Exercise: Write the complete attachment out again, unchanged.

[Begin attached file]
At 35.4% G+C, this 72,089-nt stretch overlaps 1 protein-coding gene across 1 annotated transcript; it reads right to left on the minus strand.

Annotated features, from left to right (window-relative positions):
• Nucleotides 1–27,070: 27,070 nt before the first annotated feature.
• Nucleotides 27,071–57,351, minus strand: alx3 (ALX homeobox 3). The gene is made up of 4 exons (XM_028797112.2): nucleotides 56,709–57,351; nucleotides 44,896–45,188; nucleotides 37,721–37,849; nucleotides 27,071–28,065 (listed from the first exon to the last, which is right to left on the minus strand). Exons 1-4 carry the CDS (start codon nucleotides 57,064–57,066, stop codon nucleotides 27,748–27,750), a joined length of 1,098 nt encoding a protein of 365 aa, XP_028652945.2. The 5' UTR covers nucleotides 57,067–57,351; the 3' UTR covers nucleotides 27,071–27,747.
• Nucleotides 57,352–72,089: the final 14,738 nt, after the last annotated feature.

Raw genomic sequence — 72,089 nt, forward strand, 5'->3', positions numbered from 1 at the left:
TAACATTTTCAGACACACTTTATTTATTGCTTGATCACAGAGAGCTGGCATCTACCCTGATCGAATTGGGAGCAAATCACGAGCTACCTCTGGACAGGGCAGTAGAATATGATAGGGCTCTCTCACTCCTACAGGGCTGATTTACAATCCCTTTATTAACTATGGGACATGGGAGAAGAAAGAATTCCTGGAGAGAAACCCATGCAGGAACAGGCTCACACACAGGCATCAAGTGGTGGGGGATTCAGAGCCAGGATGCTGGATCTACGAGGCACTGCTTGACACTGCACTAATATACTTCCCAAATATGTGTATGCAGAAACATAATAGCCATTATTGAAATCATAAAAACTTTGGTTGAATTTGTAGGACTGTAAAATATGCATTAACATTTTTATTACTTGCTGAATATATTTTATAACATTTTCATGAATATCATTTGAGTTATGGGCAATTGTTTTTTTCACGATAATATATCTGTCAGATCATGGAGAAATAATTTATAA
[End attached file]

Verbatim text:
At 35.4% G+C, this 72,089-nt stretch overlaps 1 protein-coding gene across 1 annotated transcript; it reads right to left on the minus strand.

Annotated features, from left to right (window-relative positions):
• Nucleotides 1–27,070: 27,070 nt before the first annotated feature.
• Nucleotides 27,071–57,351, minus strand: alx3 (ALX homeobox 3). The gene is made up of 4 exons (XM_028797112.2): nucleotides 56,709–57,351; nucleotides 44,896–45,188; nucleotides 37,721–37,849; nucleotides 27,071–28,065 (listed from the first exon to the last, which is right to left on the minus strand). Exons 1-4 carry the CDS (start codon nucleotides 57,064–57,066, stop codon nucleotides 27,748–27,750), a joined length of 1,098 nt encoding a protein of 365 aa, XP_028652945.2. The 5' UTR covers nucleotides 57,067–57,351; the 3' UTR covers nucleotides 27,071–27,747.
• Nucleotides 57,352–72,089: the final 14,738 nt, after the last annotated feature.

Raw genomic sequence — 72,089 nt, forward strand, 5'->3', positions numbered from 1 at the left:
TAACATTTTCAGACACACTTTATTTATTGCTTGATCACAGAGAGCTGGCATCTACCCTGATCGAATTGGGAGCAAATCACGAGCTACCTCTGGACAGGGCAGTAGAATATGATAGGGCTCTCTCACTCCTACAGGGCTGATTTACAATCCCTTTATTAACTATGGGACATGGGAGAAGAAAGAATTCCTGGAGAGAAACCCATGCAGGAACAGGCTCACACACAGGCATCAAGTGGTGGGGGATTCAGAGCCAGGATGCTGGATCTACGAGGCACTGCTTGACACTGCACTAATATACTTCCCAAATATGTGTATGCAGAAACATAATAGCCATTATTGAAATCATAAAAACTTTGGTTGAATTTGTAGGACTGTAAAATATGCATTAACATTTTTATTACTTGCTGAATATATTTTATAACATTTTCATGAATATCATTTGAGTTATGGGCAATTGTTTTTTTCACGATAATATATCTGTCAGATCATGGAGAAATAATTTATAA